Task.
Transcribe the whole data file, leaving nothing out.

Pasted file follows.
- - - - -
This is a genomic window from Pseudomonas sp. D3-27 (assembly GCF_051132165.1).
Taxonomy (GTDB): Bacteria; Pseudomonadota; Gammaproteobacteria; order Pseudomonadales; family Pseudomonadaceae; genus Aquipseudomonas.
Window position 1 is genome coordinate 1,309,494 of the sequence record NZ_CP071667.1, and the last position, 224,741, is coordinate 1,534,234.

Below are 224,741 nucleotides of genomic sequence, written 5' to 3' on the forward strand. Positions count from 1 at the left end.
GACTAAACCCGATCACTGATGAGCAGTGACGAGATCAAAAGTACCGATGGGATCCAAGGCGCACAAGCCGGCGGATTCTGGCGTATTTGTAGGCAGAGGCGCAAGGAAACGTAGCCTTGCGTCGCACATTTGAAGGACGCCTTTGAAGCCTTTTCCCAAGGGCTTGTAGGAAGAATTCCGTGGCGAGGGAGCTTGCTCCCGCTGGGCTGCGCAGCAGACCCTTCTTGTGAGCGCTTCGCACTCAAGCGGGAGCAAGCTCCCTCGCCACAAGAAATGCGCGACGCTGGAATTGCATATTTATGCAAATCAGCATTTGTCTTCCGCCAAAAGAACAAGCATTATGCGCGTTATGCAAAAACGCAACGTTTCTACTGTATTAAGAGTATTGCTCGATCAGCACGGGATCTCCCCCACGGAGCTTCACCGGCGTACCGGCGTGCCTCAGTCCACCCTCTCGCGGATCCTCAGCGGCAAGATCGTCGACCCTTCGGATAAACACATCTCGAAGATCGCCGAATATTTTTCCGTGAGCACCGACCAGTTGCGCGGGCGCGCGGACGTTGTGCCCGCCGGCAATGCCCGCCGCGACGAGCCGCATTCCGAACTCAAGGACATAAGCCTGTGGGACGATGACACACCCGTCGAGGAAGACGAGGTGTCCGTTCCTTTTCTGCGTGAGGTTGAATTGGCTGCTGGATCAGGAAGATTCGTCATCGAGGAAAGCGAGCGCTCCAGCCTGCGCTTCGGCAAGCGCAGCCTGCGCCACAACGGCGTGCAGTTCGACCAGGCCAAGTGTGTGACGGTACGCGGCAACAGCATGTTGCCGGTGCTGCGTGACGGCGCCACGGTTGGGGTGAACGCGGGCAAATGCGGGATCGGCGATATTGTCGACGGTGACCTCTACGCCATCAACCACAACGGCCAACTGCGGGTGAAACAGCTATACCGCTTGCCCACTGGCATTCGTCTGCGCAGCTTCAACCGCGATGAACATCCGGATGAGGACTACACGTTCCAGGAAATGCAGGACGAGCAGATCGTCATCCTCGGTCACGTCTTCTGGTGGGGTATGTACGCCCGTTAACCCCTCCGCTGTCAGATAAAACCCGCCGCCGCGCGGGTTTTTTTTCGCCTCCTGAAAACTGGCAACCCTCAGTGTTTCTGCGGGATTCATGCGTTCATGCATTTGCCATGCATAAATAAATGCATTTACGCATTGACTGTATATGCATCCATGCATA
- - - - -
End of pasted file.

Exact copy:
This is a genomic window from Pseudomonas sp. D3-27 (assembly GCF_051132165.1).
Taxonomy (GTDB): Bacteria; Pseudomonadota; Gammaproteobacteria; order Pseudomonadales; family Pseudomonadaceae; genus Aquipseudomonas.
Window position 1 is genome coordinate 1,309,494 of the sequence record NZ_CP071667.1, and the last position, 224,741, is coordinate 1,534,234.

Below are 224,741 nucleotides of genomic sequence, written 5' to 3' on the forward strand. Positions count from 1 at the left end.
GACTAAACCCGATCACTGATGAGCAGTGACGAGATCAAAAGTACCGATGGGATCCAAGGCGCACAAGCCGGCGGATTCTGGCGTATTTGTAGGCAGAGGCGCAAGGAAACGTAGCCTTGCGTCGCACATTTGAAGGACGCCTTTGAAGCCTTTTCCCAAGGGCTTGTAGGAAGAATTCCGTGGCGAGGGAGCTTGCTCCCGCTGGGCTGCGCAGCAGACCCTTCTTGTGAGCGCTTCGCACTCAAGCGGGAGCAAGCTCCCTCGCCACAAGAAATGCGCGACGCTGGAATTGCATATTTATGCAAATCAGCATTTGTCTTCCGCCAAAAGAACAAGCATTATGCGCGTTATGCAAAAACGCAACGTTTCTACTGTATTAAGAGTATTGCTCGATCAGCACGGGATCTCCCCCACGGAGCTTCACCGGCGTACCGGCGTGCCTCAGTCCACCCTCTCGCGGATCCTCAGCGGCAAGATCGTCGACCCTTCGGATAAACACATCTCGAAGATCGCCGAATATTTTTCCGTGAGCACCGACCAGTTGCGCGGGCGCGCGGACGTTGTGCCCGCCGGCAATGCCCGCCGCGACGAGCCGCATTCCGAACTCAAGGACATAAGCCTGTGGGACGATGACACACCCGTCGAGGAAGACGAGGTGTCCGTTCCTTTTCTGCGTGAGGTTGAATTGGCTGCTGGATCAGGAAGATTCGTCATCGAGGAAAGCGAGCGCTCCAGCCTGCGCTTCGGCAAGCGCAGCCTGCGCCACAACGGCGTGCAGTTCGACCAGGCCAAGTGTGTGACGGTACGCGGCAACAGCATGTTGCCGGTGCTGCGTGACGGCGCCACGGTTGGGGTGAACGCGGGCAAATGCGGGATCGGCGATATTGTCGACGGTGACCTCTACGCCATCAACCACAACGGCCAACTGCGGGTGAAACAGCTATACCGCTTGCCCACTGGCATTCGTCTGCGCAGCTTCAACCGCGATGAACATCCGGATGAGGACTACACGTTCCAGGAAATGCAGGACGAGCAGATCGTCATCCTCGGTCACGTCTTCTGGTGGGGTATGTACGCCCGTTAACCCCTCCGCTGTCAGATAAAACCCGCCGCCGCGCGGGTTTTTTTTCGCCTCCTGAAAACTGGCAACCCTCAGTGTTTCTGCGGGATTCATGCGTTCATGCATTTGCCATGCATAAATAAATGCATTTACGCATTGACTGTATATGCATCCATGCATA